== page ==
By now the programme will have embraced the problems of how new PLM standards should relate to existing, more mature standards such as PLCS and S1000D. These issues are just as important in the USA, and a co-hosted event with a US standards organisation will provide the "bridge" across the Atlantic. The American workshop will leverage the UK results, and extend the new standards scenario in a way that can be taken onwards into further US events.

To add to the synergy of the core programme, other features will be added to the mix. The German workshop will include the subject of how the academic community can advance PLM, in support of the PLM scenario of ten years into the future. There will be separate workshops on PLM-ERP and PLM Maturity to formalise the knowledge of these important areas.

Participants at any event get all of the other results from the series, giving them a global picture and, by the end of the year, a completely new toolkit of working standards that address the current problem areas of PLM. The events are completely open, so you can go to any one in the series, whether you are a user, vendor, service provider or academic. To get more information, or to find out how to take part, contact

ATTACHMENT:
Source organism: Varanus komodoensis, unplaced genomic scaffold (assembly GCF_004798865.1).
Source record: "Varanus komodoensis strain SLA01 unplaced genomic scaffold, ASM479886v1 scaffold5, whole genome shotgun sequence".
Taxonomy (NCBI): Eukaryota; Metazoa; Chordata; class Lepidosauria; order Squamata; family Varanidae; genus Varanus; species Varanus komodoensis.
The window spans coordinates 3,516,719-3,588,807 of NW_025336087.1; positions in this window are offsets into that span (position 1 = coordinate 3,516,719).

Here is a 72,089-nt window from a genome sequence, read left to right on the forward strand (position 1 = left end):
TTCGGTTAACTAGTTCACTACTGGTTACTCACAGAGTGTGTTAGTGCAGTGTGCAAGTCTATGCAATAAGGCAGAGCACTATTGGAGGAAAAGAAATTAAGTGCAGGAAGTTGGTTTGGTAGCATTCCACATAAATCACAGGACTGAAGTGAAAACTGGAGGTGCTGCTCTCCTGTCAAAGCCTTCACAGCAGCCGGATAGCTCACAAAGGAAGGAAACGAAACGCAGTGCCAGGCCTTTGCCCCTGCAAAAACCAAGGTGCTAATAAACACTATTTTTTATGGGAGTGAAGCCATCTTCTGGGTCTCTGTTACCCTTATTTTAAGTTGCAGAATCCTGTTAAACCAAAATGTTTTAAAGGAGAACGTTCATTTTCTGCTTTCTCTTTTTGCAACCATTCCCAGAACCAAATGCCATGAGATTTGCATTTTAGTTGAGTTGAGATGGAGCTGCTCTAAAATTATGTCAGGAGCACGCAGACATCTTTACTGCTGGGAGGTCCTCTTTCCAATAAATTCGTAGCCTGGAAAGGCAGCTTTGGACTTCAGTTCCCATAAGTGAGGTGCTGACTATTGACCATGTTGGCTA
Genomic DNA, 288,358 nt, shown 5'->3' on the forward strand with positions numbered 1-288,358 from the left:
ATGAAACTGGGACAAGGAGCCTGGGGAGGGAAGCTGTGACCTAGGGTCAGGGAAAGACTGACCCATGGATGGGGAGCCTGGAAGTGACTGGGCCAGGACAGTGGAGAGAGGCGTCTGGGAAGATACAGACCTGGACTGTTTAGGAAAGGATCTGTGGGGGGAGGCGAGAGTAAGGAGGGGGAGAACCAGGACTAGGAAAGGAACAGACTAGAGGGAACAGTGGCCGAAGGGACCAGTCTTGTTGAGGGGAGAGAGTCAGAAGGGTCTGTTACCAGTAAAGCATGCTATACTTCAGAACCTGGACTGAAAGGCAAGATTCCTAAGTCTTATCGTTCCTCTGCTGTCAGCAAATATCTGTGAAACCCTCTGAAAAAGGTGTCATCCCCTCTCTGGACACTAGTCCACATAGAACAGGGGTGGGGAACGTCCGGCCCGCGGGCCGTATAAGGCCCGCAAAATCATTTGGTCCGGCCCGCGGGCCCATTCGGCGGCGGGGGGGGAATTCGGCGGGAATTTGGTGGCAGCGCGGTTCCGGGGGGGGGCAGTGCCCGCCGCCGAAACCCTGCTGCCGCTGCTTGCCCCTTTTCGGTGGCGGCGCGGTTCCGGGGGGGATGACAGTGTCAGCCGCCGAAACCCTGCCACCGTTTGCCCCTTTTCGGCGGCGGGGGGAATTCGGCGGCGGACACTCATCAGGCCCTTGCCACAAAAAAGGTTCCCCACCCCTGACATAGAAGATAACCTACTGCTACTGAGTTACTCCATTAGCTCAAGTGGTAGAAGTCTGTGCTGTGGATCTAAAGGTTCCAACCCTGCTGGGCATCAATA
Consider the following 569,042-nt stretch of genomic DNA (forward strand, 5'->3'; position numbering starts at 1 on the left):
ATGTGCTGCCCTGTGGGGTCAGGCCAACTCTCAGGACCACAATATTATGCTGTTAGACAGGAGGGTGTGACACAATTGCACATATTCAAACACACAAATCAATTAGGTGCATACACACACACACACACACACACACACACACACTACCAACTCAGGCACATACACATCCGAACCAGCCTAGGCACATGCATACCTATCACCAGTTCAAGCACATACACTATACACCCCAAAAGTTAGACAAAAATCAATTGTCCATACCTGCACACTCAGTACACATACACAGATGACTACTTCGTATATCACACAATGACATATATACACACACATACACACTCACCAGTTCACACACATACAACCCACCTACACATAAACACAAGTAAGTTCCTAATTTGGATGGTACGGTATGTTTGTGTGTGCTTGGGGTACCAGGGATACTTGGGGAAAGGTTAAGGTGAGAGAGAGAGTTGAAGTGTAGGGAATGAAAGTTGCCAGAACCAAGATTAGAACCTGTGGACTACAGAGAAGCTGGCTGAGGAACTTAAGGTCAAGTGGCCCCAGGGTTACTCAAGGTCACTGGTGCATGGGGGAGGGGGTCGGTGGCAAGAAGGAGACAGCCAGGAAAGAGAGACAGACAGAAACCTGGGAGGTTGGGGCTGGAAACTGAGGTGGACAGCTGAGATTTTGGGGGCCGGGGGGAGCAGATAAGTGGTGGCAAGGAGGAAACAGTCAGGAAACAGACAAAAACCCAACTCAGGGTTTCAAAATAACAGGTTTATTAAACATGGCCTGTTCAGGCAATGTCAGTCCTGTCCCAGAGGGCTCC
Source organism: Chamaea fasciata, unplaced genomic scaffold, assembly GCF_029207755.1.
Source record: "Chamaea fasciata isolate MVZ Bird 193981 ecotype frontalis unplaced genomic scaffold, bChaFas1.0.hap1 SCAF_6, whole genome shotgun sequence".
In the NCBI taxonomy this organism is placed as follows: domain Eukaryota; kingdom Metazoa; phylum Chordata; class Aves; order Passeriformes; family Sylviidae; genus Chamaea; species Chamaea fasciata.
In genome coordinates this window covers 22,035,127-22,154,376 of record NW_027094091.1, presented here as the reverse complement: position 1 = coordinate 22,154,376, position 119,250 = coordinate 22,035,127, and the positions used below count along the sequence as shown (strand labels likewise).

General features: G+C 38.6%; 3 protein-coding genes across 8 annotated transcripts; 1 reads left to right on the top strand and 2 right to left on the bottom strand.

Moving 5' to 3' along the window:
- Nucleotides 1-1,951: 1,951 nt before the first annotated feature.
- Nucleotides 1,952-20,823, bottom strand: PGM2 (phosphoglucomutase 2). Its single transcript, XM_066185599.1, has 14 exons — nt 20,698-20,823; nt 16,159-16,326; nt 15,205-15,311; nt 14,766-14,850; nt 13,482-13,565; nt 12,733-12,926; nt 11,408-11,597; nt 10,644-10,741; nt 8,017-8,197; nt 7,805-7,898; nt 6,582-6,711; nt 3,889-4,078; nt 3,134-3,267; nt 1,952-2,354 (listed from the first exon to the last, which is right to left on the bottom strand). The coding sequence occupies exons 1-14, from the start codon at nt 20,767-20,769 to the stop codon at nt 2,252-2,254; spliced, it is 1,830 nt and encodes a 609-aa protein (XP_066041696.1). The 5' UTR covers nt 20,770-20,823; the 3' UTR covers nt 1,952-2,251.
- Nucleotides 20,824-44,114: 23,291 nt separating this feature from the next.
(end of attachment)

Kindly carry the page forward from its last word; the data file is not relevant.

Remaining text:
Roger Tempest is co-founder of the PLMIG. Membership of the PLMIG is available via

by Scott Cleveland
A product's life begins with an idea and it moves through design, manufacture, customer support and stops with an end of life declaration. This is the most complex [expensive] process that exists in any manufacturing company. The entire process may not be well defined, but Engineering's piece, the engineering change process, will be.

For years, the engineering change process was a paper based process. Today, a large number of companies have embraced PLM software to manage that change process. And a terrific return on investment easily justifies the expenditures.

However, a product lifecycle encompasses more than just engineering.